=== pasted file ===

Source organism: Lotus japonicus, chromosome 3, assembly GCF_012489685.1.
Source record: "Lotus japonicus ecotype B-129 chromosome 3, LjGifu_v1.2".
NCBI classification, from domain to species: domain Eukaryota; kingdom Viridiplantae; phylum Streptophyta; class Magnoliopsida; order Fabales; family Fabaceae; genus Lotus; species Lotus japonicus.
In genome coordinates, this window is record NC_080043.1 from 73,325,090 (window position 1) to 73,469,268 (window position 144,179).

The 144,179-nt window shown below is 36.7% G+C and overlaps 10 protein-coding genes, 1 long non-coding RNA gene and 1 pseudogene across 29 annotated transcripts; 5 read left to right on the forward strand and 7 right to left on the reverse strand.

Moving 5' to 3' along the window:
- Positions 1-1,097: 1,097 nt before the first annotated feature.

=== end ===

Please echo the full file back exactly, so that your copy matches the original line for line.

Source organism: Lotus japonicus, chromosome 3, assembly GCF_012489685.1.
Source record: "Lotus japonicus ecotype B-129 chromosome 3, LjGifu_v1.2".
NCBI classification, from domain to species: domain Eukaryota; kingdom Viridiplantae; phylum Streptophyta; class Magnoliopsida; order Fabales; family Fabaceae; genus Lotus; species Lotus japonicus.
In genome coordinates, this window is record NC_080043.1 from 73,325,090 (window position 1) to 73,469,268 (window position 144,179).

The 144,179-nt window shown below is 36.7% G+C and overlaps 10 protein-coding genes, 1 long non-coding RNA gene and 1 pseudogene across 29 annotated transcripts; 5 read left to right on the forward strand and 7 right to left on the reverse strand.

Moving 5' to 3' along the window:
- Positions 1-1,097: 1,097 nt before the first annotated feature.